Reimagine Everything

February 19, 2016 • AARP, Columnists

We All Own It…

Ron Mori AARPBy Ron Mori

Hi — “Reimagine Everything” is a column that will appear in every issue of the Pacific Citizen. I hope you enjoy it!

Why an ongoing column directed to reimaging everything from someone 54, and who works for AARP? My best response is why not, as I own my age and all that goes along with false assumptions about aging and standing between finding my real possibilities. Almost 20 years have passed since AARP sent its old name — the American Association of Retired Persons — out to pasture because so many of our members are still part of the workforce or starting new chapters in their working lives.

People are living longer, reimaging their life and having a second or third career. Multigenerational households are becoming more common, and modern medicine and technology if adopted can improve our collective quality of life no matter your age. Yes, the perception of what it means to be 50 and older in this country has changed. It’s a time when we can proudly own our own age and offer the life lessons we’ve learned to the next generations, hopefully using new technologies to stay connected and help simplify our lives.

I’ll be the first one to say that I’m a “tweener,” meaning that I’m open to new technology and ideas but not as comfortable as younger people to embrace technology. Some have called me “old school” or “grandpa,” but it’s a “me thing,” and I’m slow to adopt. A great example is social media, a great way to shop and stay connected. I do some shopping, banking and communication with my daughter in college, but I still haven’t adopted social media like Facebook, Twitter, Snapchat, etc.

In fact, I’m afraid of sharing information or pictures under my own name on Facebook. My colleagues all laugh, but it still makes me a bit unsettled to get random “friend requests” via Facebook. I do try out new social media sites that my daughters use, but just when I’m feeling good about the service a new one becomes all the craze. I just can’t keep up, so I just use email for my main communications.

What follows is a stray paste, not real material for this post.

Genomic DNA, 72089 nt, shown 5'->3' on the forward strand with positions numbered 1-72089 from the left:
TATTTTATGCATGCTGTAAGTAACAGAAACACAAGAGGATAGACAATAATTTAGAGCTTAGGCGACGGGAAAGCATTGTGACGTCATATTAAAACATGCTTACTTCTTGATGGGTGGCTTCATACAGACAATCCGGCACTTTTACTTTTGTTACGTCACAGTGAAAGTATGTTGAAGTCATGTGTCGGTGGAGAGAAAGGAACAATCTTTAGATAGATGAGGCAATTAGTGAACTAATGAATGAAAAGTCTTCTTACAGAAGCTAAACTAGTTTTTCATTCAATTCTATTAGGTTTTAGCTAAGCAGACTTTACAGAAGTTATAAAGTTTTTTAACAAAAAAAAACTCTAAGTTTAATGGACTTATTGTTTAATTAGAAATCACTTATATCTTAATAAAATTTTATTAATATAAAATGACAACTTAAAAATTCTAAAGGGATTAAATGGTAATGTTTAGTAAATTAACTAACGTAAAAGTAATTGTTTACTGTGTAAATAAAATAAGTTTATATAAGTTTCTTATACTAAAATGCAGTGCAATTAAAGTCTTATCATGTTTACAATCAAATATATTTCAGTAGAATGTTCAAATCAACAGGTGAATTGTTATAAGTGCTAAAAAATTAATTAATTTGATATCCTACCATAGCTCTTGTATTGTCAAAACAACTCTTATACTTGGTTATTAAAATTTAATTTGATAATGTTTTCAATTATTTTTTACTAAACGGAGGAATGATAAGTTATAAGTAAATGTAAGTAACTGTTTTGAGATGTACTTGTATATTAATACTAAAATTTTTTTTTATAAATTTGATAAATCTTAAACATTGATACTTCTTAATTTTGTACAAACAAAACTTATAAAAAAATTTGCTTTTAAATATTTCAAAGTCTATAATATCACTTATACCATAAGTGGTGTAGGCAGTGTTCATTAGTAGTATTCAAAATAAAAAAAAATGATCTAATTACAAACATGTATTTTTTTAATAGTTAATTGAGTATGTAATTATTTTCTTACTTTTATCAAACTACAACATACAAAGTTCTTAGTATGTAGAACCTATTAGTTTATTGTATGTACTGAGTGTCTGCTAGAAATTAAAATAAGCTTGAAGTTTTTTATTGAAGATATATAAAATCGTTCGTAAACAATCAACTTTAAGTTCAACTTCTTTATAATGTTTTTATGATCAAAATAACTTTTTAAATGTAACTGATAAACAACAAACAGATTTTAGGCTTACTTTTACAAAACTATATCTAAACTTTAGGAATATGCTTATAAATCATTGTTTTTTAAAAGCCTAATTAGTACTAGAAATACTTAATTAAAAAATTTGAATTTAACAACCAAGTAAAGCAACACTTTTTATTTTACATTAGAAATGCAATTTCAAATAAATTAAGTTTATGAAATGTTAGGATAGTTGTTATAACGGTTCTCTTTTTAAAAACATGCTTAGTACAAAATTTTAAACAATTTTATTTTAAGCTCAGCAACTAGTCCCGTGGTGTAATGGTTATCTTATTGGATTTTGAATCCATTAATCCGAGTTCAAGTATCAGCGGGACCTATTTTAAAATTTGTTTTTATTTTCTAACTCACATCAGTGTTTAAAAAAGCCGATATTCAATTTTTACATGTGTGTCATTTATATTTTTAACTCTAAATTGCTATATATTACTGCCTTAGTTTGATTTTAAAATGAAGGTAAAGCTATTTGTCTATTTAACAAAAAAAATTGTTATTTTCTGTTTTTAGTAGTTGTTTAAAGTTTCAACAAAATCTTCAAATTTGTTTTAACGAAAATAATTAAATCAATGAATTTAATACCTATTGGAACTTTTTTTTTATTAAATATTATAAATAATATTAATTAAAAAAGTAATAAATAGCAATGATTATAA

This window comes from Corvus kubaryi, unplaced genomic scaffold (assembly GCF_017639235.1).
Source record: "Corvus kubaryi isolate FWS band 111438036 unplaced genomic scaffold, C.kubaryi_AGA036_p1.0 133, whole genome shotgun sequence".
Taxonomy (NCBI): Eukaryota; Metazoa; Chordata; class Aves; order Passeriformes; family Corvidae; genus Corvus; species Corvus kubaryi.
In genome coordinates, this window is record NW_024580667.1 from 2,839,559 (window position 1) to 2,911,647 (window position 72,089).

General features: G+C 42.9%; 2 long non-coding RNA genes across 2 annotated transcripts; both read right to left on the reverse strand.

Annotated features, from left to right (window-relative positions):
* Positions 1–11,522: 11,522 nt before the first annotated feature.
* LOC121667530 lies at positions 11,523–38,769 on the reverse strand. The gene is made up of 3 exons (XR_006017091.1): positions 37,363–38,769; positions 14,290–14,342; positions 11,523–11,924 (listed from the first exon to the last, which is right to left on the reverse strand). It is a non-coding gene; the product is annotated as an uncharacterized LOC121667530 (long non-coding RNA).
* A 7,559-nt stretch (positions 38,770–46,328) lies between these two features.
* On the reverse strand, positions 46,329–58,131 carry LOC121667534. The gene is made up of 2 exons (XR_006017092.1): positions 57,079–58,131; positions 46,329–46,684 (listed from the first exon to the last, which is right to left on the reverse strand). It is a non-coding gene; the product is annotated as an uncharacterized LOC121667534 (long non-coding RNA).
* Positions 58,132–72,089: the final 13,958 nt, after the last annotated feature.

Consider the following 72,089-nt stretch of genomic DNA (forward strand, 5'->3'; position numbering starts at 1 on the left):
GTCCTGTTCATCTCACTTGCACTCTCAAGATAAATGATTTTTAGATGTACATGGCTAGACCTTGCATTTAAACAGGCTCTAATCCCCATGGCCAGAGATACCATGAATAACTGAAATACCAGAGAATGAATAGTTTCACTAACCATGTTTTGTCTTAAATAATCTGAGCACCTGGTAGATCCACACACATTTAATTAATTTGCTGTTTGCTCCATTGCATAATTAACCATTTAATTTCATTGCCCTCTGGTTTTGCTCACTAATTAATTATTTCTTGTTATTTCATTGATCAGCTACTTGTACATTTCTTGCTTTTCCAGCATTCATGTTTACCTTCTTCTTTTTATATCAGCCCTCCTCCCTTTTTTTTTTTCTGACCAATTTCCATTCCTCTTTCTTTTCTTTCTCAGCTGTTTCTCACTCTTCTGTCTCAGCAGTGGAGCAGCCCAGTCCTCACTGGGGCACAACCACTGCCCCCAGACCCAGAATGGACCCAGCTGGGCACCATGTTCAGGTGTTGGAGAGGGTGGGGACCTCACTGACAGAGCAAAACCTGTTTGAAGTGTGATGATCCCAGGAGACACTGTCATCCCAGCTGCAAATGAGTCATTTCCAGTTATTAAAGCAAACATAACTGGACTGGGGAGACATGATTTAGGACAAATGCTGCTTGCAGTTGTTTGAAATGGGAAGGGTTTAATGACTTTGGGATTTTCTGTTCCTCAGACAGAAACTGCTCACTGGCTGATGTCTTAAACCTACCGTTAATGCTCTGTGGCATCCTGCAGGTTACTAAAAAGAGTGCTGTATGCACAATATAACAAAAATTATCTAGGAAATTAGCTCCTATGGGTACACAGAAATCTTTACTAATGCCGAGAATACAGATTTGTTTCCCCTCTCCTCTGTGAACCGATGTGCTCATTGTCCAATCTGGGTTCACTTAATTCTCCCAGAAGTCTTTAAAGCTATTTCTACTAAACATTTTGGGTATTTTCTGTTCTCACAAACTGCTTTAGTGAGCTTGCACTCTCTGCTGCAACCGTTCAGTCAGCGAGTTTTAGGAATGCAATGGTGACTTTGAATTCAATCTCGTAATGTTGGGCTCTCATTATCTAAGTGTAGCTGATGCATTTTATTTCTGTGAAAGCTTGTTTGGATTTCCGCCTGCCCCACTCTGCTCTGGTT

However, an AARP article last year talked about not using Gmail, AOL or Yahoo email accounts, which are older, first-generation platforms, and to get a vanity URL, so my emails might eventually come from ron@ronmori.com. I’m not sure I’m ready for that yet, even though I realize it’s probably inevitable.

In future columns, I will share useful information on a wide range of topics important to not only people 50-plus, but information for anyone of any age. I only ask that you share my factoids, tips or tools within your network if you find them helpful.

AARP is a very unique nonprofit. We are a social mission-driven organization with more than 38 million members — and of course, valuable discounts for members, which seem to be what most people focus on when they hear “AARP.”

But AARP is also a treasure trove of information, tools and resources for anyone who’s 50-plus. Remember, every Baby Boomer is now over 50, and the first wave of Gen-Xers are, too. So, you can reimagine the common stereotype that comes to mind when you hear “AARP.”

We fight for legislation that will help Americans 50-plus. We are bringing issues such as caregiving to the spotlight at the local, state and national levels. We support organizations across the country that work with 50-plus populations, including Asian American and Pacific Islanders. Speaking of which, I’m a member of the Washington, D.C., chapter of JACL, so I’m a supporter of JACL’s mission and already work with AAPI communities.

I look forward to writing for you in the P.C. — here’s to reimagining everything!

Ron Mori is a board member for the Washington, D.C., JACL chapter, and manager of community, states and national affairs — multicultural leadership for AARP.

 

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